“There are better methods of achieving the admirable goal of the elimination of poverty than just pouring out cash and paying for it by tax increases.”
It was my pleasure on Wednesday night to participate in a debate at the C.D. Howe Institute about the desirability or otherwise of a guaranteed annual income in advanced Western countries. Arguing in favour were the master of Massey College, former senator and chief of staff to Ontario premier Bill Davis and prime minister Brian Mulroney, Hugh Segal, and the U.S. Democratic activist, counsellor to president Clinton and CNN commentator, Paul Begala. The former minister of finance and of social services of Saskatchewan, Janice MacKinnon, and I argued against.
The other three speakers were all very fluent and often entertaining and the entire atmosphere, including the social aspects, were very convivial. The event was sponsored by the distinguished mining executive Aaron Regent and his most gracious wife, Heather. Janice and I were given to understand that our opponents were advocating outright payments to everyone who survived childbirth, for life, of $1,300 per month. As that would cost Canada $560 billion a year, and the United States over $5 trillion annually, this would be completely impractical, and we prepared ourselves for a rollicking debunk.
As the motion was formally read and our opponents spoke in support, it was clear that what was in contemplation was not at all preposterous, and was effectively a variant on Milton Friedman’s negative income tax and a program of income supplements to bring income-disadvantaged people up to a level above poverty. In my experience, in debates of this kind, where interventions are from two to five minutes and everyone has up to six opportunities to speak, preparation can be excessive and participants should be ready for fairly radical improvisation, which makes the whole exchange more spontaneous and effervescent anyway. It is, after all, a give-and-take debate, not a sequence of scripted recitations. Janice and I scaled back our responses to assertions that there were better methods of achieving the admirable goal of the elimination of poverty than just pouring out cash and paying for it by tax increases that could not fail to fall on the middle-class brackets, and by cancelling non-cash programs to assist low-income people in acquiring skills that would enable them to raise their incomes.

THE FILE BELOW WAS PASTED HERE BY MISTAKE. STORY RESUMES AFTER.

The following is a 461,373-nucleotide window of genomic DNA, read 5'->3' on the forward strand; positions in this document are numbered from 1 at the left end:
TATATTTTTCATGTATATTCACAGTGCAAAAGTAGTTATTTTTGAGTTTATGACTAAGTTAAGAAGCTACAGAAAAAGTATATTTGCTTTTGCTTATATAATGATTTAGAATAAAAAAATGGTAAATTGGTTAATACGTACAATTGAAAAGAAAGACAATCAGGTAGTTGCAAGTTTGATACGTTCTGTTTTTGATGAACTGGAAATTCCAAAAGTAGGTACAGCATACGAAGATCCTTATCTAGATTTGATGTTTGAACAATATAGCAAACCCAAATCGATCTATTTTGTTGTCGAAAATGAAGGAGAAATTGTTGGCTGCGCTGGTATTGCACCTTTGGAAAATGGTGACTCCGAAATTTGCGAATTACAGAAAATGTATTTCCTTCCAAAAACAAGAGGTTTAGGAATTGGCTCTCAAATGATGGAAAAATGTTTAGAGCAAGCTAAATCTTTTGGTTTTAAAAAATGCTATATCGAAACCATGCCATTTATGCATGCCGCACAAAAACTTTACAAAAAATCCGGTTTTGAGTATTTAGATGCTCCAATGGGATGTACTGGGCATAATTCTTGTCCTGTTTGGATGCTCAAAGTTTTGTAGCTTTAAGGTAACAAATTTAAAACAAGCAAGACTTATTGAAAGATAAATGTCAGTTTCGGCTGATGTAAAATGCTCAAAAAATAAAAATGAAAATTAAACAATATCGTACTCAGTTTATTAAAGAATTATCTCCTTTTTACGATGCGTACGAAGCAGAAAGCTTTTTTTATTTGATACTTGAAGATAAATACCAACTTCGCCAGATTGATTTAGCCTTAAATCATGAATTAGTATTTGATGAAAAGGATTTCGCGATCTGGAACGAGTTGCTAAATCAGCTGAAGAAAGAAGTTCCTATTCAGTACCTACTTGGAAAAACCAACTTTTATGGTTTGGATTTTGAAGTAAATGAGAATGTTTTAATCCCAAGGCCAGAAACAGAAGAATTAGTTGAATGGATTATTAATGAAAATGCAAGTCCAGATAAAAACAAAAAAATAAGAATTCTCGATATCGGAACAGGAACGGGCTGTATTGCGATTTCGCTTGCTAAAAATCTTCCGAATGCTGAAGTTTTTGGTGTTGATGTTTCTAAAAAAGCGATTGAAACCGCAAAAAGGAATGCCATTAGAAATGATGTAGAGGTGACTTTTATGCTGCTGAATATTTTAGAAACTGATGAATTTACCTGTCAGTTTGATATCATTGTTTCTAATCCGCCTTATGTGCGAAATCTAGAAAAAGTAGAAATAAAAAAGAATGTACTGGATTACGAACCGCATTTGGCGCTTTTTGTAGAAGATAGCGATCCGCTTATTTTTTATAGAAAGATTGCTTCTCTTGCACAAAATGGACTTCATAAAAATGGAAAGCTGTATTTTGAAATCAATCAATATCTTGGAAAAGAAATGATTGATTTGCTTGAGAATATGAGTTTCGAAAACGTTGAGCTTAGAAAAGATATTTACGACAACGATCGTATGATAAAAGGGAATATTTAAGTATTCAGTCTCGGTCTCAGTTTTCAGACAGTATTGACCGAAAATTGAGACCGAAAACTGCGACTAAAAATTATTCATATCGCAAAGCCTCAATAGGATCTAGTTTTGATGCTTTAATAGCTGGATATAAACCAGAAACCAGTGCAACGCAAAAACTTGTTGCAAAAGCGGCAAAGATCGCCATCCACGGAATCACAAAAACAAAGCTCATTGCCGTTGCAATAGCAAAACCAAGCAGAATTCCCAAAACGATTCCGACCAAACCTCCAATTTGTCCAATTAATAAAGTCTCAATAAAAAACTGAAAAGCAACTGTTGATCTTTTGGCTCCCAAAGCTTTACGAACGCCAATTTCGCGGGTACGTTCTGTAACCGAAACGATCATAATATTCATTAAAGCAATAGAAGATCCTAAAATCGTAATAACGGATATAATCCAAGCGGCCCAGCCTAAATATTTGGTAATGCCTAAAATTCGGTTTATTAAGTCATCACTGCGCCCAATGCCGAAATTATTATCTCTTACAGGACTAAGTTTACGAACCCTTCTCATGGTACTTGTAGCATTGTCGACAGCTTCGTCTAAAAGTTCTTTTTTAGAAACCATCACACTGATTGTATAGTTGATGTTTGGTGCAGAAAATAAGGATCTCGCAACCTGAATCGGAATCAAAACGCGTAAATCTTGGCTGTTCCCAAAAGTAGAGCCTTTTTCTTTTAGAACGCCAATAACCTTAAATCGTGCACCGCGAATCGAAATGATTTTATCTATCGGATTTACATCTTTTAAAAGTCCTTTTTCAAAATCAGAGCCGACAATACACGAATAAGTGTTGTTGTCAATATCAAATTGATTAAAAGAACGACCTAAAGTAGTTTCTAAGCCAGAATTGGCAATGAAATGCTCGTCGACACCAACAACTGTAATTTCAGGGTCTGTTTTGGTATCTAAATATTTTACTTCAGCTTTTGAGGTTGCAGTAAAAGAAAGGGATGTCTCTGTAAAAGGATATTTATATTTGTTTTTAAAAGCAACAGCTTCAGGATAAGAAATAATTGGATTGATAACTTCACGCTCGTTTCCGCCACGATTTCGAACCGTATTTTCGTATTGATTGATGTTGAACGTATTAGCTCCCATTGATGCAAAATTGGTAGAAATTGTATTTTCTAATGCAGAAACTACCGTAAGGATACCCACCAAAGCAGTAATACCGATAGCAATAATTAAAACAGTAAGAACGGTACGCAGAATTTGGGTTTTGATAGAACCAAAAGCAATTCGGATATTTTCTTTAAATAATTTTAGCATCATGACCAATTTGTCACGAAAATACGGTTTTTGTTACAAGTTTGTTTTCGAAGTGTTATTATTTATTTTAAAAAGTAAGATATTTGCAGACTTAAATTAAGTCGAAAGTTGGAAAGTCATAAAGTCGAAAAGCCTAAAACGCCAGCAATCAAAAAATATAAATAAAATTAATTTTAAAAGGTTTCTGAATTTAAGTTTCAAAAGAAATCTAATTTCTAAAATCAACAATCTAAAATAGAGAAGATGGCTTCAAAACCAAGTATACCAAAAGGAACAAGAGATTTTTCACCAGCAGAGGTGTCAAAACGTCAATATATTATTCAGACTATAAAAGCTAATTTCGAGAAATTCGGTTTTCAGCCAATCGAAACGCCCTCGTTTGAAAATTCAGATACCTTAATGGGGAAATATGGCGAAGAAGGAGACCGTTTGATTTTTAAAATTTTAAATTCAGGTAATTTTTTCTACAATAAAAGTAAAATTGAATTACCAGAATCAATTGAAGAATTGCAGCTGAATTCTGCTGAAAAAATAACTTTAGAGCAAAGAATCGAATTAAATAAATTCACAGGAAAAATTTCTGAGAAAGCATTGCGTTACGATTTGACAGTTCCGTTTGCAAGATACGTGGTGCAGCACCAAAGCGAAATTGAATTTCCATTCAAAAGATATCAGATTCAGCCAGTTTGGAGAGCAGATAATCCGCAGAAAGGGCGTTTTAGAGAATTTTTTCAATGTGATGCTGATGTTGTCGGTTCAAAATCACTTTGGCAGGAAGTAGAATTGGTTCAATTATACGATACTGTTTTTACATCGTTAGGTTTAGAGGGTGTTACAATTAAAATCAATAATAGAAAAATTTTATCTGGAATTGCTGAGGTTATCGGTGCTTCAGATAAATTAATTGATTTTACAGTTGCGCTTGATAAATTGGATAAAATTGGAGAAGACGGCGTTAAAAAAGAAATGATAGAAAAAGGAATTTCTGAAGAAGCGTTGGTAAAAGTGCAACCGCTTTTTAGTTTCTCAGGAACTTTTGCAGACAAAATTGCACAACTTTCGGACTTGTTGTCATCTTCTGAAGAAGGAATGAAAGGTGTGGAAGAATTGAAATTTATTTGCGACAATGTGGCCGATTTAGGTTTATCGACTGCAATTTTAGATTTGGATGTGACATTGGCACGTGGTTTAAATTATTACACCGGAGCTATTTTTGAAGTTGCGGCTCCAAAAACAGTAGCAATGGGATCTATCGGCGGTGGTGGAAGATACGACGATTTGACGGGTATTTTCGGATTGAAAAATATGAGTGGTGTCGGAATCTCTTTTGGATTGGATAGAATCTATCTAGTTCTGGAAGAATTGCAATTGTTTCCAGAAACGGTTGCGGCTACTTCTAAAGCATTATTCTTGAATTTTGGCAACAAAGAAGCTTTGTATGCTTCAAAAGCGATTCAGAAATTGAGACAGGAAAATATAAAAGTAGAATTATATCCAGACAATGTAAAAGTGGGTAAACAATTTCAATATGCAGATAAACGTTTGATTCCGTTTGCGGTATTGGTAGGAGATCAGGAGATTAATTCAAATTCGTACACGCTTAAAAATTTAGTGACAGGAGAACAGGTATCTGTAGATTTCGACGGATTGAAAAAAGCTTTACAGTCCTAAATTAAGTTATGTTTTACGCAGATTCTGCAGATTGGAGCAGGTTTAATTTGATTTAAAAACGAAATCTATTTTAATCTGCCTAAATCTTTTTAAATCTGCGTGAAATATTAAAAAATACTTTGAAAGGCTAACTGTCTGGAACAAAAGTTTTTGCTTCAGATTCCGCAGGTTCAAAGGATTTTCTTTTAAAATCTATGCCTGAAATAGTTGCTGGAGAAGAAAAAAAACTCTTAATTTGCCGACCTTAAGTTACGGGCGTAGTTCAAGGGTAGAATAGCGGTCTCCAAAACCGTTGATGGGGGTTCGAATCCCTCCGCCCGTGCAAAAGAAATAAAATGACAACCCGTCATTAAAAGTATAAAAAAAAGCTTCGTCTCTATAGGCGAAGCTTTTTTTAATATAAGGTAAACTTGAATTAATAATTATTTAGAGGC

There was the predictable posturing and histrionics on both sides
There was the predictable posturing and histrionics on both sides, usually executed with considerable panache; Hugh and Paul swaddling themselves in “fairness” and looking for any opportunity to portray Janice and me as heartless reactionaries, indifferently resigned to the Biblical permanence of poverty and tight-fistedly dissembling while seeking more comfortable conditions for those already well-off. We had no trouble parrying that, and as we had no problem either with our opponents’ espoused goals, we proposed a series of suggestions of achieving our shared objective by more efficient means. The issue effectively changed in mid-course from attacking guaranteed minimum incomes to alternative methods than just doling out taxpayers’ money. There were four rather complicated questions from a panel of accomplished jurors (including four federal and provincial MPs). The questions were rendered rather ceremoniously by the equable chairman of the Bennett Jones law firm, Hugh MacKinnon, and the time limits were courteously but ruthlessly enforced by the president of the C.D. Howe Institute, Bill Robson.
Counterintuitively, Hugh Segal, always a Red Tory, and Paul Begala, a very liberal Democrat, and Hugh MacKinnon on behalf of the apparently moderately left jurors, invoked Friedman and Friedrich Hayek, the greatest intellectual champions of the free market since Adam Smith, in favour of giving money to those who need it as they will know best what to do with it, and because poverty is intolerable. Janice, a prairie New Democratic ex-social affairs and finance minister, attacked the extravagance of universality, and I, by far the most outspoken capitalist of the debaters, championed Franklin D. Roosevelt’s workfare programs and military buildup that brought the United States out of the Great Depression, out of isolationism, and prepared it to lead the world in war and Cold War.